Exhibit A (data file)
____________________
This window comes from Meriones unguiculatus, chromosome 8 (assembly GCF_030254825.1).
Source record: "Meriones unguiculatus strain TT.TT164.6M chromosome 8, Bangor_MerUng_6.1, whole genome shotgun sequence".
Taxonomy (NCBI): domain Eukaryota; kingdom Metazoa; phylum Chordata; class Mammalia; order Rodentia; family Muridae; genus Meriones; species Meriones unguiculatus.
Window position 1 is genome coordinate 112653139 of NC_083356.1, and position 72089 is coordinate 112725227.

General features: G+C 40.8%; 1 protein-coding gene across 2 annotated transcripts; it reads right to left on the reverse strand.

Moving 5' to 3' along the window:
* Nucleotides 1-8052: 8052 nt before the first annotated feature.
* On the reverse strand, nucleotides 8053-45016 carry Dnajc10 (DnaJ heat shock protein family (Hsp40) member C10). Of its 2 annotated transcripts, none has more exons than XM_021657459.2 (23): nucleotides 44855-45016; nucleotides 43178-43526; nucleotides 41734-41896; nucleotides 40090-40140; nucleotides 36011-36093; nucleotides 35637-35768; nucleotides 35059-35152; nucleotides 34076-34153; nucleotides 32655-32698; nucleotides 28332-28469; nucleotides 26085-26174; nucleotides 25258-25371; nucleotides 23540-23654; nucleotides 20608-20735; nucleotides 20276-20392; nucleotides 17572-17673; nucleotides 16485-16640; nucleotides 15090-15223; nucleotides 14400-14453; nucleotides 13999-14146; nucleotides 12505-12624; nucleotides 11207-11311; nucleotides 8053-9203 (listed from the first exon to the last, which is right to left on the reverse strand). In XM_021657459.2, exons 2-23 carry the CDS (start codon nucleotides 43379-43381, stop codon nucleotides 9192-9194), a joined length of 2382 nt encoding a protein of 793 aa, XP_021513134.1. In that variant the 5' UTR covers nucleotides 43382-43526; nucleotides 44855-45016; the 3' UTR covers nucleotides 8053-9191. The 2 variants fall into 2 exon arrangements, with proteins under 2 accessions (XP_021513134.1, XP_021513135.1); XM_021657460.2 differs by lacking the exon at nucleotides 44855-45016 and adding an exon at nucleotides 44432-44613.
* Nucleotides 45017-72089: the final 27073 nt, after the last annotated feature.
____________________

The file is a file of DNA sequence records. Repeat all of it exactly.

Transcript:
This window comes from Meriones unguiculatus, chromosome 8 (assembly GCF_030254825.1).
Source record: "Meriones unguiculatus strain TT.TT164.6M chromosome 8, Bangor_MerUng_6.1, whole genome shotgun sequence".
Taxonomy (NCBI): domain Eukaryota; kingdom Metazoa; phylum Chordata; class Mammalia; order Rodentia; family Muridae; genus Meriones; species Meriones unguiculatus.
Window position 1 is genome coordinate 112653139 of NC_083356.1, and position 72089 is coordinate 112725227.

General features: G+C 40.8%; 1 protein-coding gene across 2 annotated transcripts; it reads right to left on the reverse strand.

Moving 5' to 3' along the window:
* Nucleotides 1-8052: 8052 nt before the first annotated feature.
* On the reverse strand, nucleotides 8053-45016 carry Dnajc10 (DnaJ heat shock protein family (Hsp40) member C10). Of its 2 annotated transcripts, none has more exons than XM_021657459.2 (23): nucleotides 44855-45016; nucleotides 43178-43526; nucleotides 41734-41896; nucleotides 40090-40140; nucleotides 36011-36093; nucleotides 35637-35768; nucleotides 35059-35152; nucleotides 34076-34153; nucleotides 32655-32698; nucleotides 28332-28469; nucleotides 26085-26174; nucleotides 25258-25371; nucleotides 23540-23654; nucleotides 20608-20735; nucleotides 20276-20392; nucleotides 17572-17673; nucleotides 16485-16640; nucleotides 15090-15223; nucleotides 14400-14453; nucleotides 13999-14146; nucleotides 12505-12624; nucleotides 11207-11311; nucleotides 8053-9203 (listed from the first exon to the last, which is right to left on the reverse strand). In XM_021657459.2, exons 2-23 carry the CDS (start codon nucleotides 43379-43381, stop codon nucleotides 9192-9194), a joined length of 2382 nt encoding a protein of 793 aa, XP_021513134.1. In that variant the 5' UTR covers nucleotides 43382-43526; nucleotides 44855-45016; the 3' UTR covers nucleotides 8053-9191. The 2 variants fall into 2 exon arrangements, with proteins under 2 accessions (XP_021513134.1, XP_021513135.1); XM_021657460.2 differs by lacking the exon at nucleotides 44855-45016 and adding an exon at nucleotides 44432-44613.
* Nucleotides 45017-72089: the final 27073 nt, after the last annotated feature.